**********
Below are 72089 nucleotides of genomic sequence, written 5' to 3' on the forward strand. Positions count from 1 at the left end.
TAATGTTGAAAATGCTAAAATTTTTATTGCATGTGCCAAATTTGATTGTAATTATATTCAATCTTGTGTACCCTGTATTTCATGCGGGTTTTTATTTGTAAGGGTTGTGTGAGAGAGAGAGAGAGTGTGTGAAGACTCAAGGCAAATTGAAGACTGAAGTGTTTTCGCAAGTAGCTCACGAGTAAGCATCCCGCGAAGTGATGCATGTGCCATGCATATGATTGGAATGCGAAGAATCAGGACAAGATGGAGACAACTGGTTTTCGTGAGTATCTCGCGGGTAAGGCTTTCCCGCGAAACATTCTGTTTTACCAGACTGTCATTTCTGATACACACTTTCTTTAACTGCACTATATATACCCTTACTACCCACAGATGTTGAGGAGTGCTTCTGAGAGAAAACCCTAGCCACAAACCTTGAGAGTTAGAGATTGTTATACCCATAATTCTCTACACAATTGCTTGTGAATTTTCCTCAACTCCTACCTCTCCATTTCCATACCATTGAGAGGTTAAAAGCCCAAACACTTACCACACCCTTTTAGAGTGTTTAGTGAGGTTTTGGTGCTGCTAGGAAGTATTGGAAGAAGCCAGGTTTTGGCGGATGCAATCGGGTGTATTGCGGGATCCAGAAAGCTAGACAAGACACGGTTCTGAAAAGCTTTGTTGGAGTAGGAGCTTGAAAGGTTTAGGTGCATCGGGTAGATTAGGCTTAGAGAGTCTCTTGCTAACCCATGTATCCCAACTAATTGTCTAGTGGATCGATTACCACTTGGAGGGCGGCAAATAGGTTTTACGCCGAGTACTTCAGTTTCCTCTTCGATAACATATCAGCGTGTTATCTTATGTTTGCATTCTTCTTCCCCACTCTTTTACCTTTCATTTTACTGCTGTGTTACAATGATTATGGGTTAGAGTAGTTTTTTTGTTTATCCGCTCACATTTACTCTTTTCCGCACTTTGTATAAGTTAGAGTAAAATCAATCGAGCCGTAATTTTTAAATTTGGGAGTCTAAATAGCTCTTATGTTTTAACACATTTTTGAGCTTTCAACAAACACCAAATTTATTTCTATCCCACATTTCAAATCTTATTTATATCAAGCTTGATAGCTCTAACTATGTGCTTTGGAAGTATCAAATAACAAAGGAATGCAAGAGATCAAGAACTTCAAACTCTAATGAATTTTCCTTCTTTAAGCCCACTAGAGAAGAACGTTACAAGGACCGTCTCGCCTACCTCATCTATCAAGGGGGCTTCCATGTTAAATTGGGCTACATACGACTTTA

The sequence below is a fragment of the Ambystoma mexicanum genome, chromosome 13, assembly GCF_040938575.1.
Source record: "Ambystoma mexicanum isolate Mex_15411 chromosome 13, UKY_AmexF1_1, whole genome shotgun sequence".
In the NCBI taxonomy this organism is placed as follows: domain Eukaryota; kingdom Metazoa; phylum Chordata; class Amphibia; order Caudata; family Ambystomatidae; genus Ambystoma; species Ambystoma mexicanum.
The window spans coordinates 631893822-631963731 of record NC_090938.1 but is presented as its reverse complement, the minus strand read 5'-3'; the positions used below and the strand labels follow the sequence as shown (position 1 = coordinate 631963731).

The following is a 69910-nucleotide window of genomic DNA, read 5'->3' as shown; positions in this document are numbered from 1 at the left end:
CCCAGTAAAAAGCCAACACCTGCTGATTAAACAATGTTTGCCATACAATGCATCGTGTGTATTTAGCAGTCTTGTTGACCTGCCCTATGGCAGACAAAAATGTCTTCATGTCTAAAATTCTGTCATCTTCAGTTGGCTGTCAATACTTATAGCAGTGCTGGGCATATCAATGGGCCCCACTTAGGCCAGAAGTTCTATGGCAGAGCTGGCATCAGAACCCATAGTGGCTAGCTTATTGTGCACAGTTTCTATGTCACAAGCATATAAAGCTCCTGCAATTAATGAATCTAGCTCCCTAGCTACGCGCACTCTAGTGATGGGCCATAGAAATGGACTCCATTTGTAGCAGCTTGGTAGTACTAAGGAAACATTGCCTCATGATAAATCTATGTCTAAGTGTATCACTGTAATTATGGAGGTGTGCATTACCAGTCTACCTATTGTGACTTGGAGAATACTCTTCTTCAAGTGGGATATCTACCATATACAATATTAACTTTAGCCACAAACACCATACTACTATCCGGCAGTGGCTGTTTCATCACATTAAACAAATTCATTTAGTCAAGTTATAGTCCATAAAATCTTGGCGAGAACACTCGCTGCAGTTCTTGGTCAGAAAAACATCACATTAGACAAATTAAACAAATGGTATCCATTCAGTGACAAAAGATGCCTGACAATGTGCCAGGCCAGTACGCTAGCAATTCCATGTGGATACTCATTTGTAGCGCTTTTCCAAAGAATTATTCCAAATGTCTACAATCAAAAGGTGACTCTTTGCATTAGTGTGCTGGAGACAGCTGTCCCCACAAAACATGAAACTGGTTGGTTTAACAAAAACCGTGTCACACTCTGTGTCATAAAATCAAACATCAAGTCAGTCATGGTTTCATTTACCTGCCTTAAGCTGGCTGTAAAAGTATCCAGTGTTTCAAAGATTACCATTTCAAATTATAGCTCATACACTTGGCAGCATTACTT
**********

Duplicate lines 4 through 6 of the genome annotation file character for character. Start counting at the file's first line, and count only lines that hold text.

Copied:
Source record: "Ambystoma mexicanum isolate Mex_15411 chromosome 13, UKY_AmexF1_1, whole genome shotgun sequence".
In the NCBI taxonomy this organism is placed as follows: domain Eukaryota; kingdom Metazoa; phylum Chordata; class Amphibia; order Caudata; family Ambystomatidae; genus Ambystoma; species Ambystoma mexicanum.
The window spans coordinates 631893822-631963731 of record NC_090938.1 but is presented as its reverse complement, the minus strand read 5'-3'; the positions used below and the strand labels follow the sequence as shown (position 1 = coordinate 631963731).